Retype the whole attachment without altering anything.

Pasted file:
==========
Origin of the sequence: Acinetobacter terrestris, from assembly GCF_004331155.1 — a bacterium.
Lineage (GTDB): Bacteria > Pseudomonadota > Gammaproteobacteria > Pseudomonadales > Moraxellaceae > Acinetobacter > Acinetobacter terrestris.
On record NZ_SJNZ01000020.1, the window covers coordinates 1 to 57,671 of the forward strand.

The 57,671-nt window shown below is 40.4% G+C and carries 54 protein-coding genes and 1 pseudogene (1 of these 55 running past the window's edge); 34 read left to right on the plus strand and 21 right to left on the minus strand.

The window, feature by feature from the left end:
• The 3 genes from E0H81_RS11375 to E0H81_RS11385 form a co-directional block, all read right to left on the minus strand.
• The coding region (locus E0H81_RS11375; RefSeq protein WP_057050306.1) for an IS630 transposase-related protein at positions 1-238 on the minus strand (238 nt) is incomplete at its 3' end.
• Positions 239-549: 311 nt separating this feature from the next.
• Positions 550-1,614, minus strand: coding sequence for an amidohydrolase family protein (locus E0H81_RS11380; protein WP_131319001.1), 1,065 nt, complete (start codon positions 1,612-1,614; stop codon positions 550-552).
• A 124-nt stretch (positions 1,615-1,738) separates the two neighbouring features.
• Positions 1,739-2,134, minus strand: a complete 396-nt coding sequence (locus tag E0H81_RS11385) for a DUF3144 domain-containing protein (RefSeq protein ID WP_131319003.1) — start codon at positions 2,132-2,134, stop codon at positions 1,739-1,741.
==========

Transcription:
Origin of the sequence: Acinetobacter terrestris, from assembly GCF_004331155.1 — a bacterium.
Lineage (GTDB): Bacteria > Pseudomonadota > Gammaproteobacteria > Pseudomonadales > Moraxellaceae > Acinetobacter > Acinetobacter terrestris.
On record NZ_SJNZ01000020.1, the window covers coordinates 1 to 57,671 of the forward strand.

The 57,671-nt window shown below is 40.4% G+C and carries 54 protein-coding genes and 1 pseudogene (1 of these 55 running past the window's edge); 34 read left to right on the plus strand and 21 right to left on the minus strand.

The window, feature by feature from the left end:
• The 3 genes from E0H81_RS11375 to E0H81_RS11385 form a co-directional block, all read right to left on the minus strand.
• The coding region (locus E0H81_RS11375; RefSeq protein WP_057050306.1) for an IS630 transposase-related protein at positions 1-238 on the minus strand (238 nt) is incomplete at its 3' end.
• Positions 239-549: 311 nt separating this feature from the next.
• Positions 550-1,614, minus strand: coding sequence for an amidohydrolase family protein (locus E0H81_RS11380; protein WP_131319001.1), 1,065 nt, complete (start codon positions 1,612-1,614; stop codon positions 550-552).
• A 124-nt stretch (positions 1,615-1,738) separates the two neighbouring features.
• Positions 1,739-2,134, minus strand: a complete 396-nt coding sequence (locus tag E0H81_RS11385) for a DUF3144 domain-containing protein (RefSeq protein ID WP_131319003.1) — start codon at positions 2,132-2,134, stop codon at positions 1,739-1,741.